--Treasuries are at the mercy of foreigners. But the lack of alternative investment choices constrains foreign central banks to continue buying Treasuries, yet in a slow pace.
--The slack created by central banks might be picked up by US consumers’ savings.
-- Fed has become a stronger buyer since the inception of quantitative easing. Although not permanent, the buying force might persist depending on the recovery pace. But the recent price upshot cannot be fully explained by Fed’s account.
-- GSEs have partially contributed to the price upward of Treasury since the beginning of the year. But its marginal effect might be limited.
--Liquidity is a short or mid term force and will start waning in 2011 as economy recovers gradually.
--Stock appears more attractive compared to Treasury Bonds. 10y at 2% might be a strong bottom.
Status Quo of Treasury
Treasury bond has been trading at historic high since 1962, yielding at ~2.5% as of
Basics about Treasury
--It is used to finance budget deficit
--Broadly classified into intragovernment vs. privately held
National debt $13.3 trillion
a. intragovernment holdings 4.5 tril (34%) - Government Account (Government trust funds, revolving funds, and special funds; and Federal Financing Bank securities)
b.Social Security Trust Fund accounts for 65% of GA
(http://www.fms.treas.gov/mts/mts0710.pdf - detailed receipt vs outlay)
c. held by public/privately held 8.7 trillion (66%)
Strong buyers of Treasury of $1.4 trillion in Q1 2010
--Rest of world, $790 bill, majority buyer. It is driven by US trade deficit against the world. The US dollars held by global central banks funnel back to US in the majority form of Treasury. The driving force might decline gradually but might stay high around $500 billion for certain periods until either USD devalue or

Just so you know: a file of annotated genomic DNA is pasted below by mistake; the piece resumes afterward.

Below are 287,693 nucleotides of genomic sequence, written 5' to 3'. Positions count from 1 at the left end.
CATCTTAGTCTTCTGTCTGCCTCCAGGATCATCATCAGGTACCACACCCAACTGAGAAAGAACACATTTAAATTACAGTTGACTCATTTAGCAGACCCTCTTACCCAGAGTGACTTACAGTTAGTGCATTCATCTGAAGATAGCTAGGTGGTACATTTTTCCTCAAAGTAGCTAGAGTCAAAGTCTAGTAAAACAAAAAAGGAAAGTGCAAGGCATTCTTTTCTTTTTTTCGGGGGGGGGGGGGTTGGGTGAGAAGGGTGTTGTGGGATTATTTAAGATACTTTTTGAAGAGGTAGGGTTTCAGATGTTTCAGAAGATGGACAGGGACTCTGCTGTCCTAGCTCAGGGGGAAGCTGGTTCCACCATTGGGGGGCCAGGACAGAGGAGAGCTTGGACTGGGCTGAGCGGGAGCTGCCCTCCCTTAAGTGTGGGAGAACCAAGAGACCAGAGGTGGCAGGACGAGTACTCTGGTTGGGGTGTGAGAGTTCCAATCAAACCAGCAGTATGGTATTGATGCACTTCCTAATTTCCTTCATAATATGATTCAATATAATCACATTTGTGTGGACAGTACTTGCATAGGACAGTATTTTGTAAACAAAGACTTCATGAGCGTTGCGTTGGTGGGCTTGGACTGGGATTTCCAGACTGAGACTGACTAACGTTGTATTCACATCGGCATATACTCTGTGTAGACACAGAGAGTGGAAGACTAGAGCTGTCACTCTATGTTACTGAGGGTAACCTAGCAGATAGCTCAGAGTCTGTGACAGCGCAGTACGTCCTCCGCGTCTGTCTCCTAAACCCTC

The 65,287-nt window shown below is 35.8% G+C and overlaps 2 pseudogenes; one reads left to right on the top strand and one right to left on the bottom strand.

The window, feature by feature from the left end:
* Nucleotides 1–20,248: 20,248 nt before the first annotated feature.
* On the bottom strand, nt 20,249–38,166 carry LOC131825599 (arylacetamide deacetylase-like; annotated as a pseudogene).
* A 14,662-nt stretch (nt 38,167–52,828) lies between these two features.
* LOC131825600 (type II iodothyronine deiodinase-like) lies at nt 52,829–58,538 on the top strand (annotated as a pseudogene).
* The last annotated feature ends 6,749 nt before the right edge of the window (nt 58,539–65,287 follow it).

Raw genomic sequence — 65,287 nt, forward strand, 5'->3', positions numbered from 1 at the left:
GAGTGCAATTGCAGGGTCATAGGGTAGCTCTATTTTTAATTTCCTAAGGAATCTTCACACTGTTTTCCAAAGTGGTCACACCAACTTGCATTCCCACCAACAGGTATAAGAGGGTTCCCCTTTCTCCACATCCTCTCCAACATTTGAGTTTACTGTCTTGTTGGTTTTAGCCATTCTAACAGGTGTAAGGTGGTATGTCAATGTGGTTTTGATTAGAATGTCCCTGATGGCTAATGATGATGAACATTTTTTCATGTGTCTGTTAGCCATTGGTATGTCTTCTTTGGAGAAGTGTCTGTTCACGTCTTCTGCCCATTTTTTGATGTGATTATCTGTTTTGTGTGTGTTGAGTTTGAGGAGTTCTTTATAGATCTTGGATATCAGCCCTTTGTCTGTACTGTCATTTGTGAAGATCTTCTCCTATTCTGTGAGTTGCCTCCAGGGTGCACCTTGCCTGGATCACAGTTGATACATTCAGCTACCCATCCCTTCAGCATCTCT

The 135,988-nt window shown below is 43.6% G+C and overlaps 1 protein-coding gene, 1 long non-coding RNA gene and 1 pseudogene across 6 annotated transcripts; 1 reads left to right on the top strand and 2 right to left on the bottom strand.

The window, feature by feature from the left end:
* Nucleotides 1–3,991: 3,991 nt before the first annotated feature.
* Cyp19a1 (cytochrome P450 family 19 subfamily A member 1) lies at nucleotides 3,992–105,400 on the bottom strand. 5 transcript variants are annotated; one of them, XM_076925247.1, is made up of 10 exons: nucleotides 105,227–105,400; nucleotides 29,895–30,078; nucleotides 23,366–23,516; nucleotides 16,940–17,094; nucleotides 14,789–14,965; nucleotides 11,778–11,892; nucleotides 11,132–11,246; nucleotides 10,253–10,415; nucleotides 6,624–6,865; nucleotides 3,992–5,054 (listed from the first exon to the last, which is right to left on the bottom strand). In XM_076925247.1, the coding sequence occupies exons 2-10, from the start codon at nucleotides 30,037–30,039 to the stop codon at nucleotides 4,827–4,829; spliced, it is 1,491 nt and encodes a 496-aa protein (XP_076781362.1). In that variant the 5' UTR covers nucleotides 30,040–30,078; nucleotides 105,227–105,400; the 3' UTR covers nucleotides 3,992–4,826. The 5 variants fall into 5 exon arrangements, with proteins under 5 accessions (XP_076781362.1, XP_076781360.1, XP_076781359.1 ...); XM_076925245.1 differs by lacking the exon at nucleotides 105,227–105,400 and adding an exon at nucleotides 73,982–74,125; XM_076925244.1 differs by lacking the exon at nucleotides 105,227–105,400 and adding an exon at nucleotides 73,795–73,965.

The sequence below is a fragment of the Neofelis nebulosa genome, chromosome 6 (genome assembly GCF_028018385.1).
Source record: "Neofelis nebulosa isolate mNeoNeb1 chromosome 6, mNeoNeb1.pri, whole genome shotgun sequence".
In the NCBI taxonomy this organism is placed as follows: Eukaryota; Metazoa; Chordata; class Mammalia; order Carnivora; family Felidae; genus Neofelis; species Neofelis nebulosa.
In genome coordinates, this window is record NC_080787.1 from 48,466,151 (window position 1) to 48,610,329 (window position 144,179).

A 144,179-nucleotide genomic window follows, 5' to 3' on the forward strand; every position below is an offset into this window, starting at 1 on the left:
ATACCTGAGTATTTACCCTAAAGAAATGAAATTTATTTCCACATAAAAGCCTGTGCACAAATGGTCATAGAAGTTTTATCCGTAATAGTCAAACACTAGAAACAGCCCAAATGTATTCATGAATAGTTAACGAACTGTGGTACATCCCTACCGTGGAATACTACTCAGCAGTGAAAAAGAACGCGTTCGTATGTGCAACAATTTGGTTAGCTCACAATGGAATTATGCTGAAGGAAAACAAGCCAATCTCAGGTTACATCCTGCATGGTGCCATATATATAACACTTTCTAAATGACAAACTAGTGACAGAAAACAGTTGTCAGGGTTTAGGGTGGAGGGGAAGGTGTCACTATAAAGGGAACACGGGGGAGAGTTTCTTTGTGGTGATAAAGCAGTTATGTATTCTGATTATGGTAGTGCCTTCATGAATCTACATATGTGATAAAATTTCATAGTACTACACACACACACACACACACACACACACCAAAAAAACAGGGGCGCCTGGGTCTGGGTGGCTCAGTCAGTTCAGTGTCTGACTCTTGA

-- Commercial banks bought $224 billion, compared to $99 billion in 2009, and less than $50 billion in previous 9 years. It has been mainly caused by consumer de-leverage. Consumers have been withholding consumption since the recession and saving rate stays and will stay high at 3%. Commercial banks used majority of the deposited money in Treasuries. The buying force from Commercial Banks might increased by $100-200 annually.
--GSE, $153 bill, $10 billion in the past nine years.
GSE has a balance sheet of $6.9 trillion including off-balance, where $3 trillion in Dec 2009 are on-balance sheet and the rest are guaranty portfolio and used to be off balance sheet.
Fannie Mae has reduced holding of Agency and GSE backed Mortgages securities to $487 in Q1 2010 from $954 billion in Q1 2009. But it started loading with Treasury $47 billion since Q1 2010 ($153 bill in Q1) because of "more liquid investments, and because we anticipate increased cash needs in 2010 to purchase delinquent loans from MBS trusts".
Another reason GSE started loading with Treasuries is because of policy mandate. Fannie Mae claimed “Our policy mandates that U.S. Treasury securities comprise an amount greater than or equal to 50% of the average of the previous three month-end balances of our cash and other investments portfolio (as adjusted in agreement with FHFA).”
I do not expect the GSEs will continue to increase buying a larger share of Treasuries as Agency and GSE Mortgages default rate started level off and liquidity pool is reasonably large enough. Fannie Mae’s Treasury portfolio was increased to $55 billion by Q2 2010.
It implies that GSE will exert only a minority force in Treasury market.
--Fed System Open Market Account (SOMA) account will continue the reinvestment in Treasuries as money tightening is not a wise option in the current economical environment. Fed owns $770 billion Treasuries and $1.1 trillion in its SOMA account. Refinanced mortgages might decrease the MBS portfolio. If Fed shift more balance from MBS to Treasury, this will exert more pricing pressure on Treasuries.
-- Flight to quality might continue to play out through the end of the year when economy improves gradually and market stabilizes.
Future Prices of Treasuries
The above analysis demonstrates that the strong driving forces might continue to persist for certain period, half to one year. But the marginally buying is limited and the Treasury yield is already close to historical low 2%, when the credit crisis culminated in 2009. But as Fed started unwind its balance sheet or risk appetite recovers materially, we would see Treasury yield start shotting up. This might happen early next year.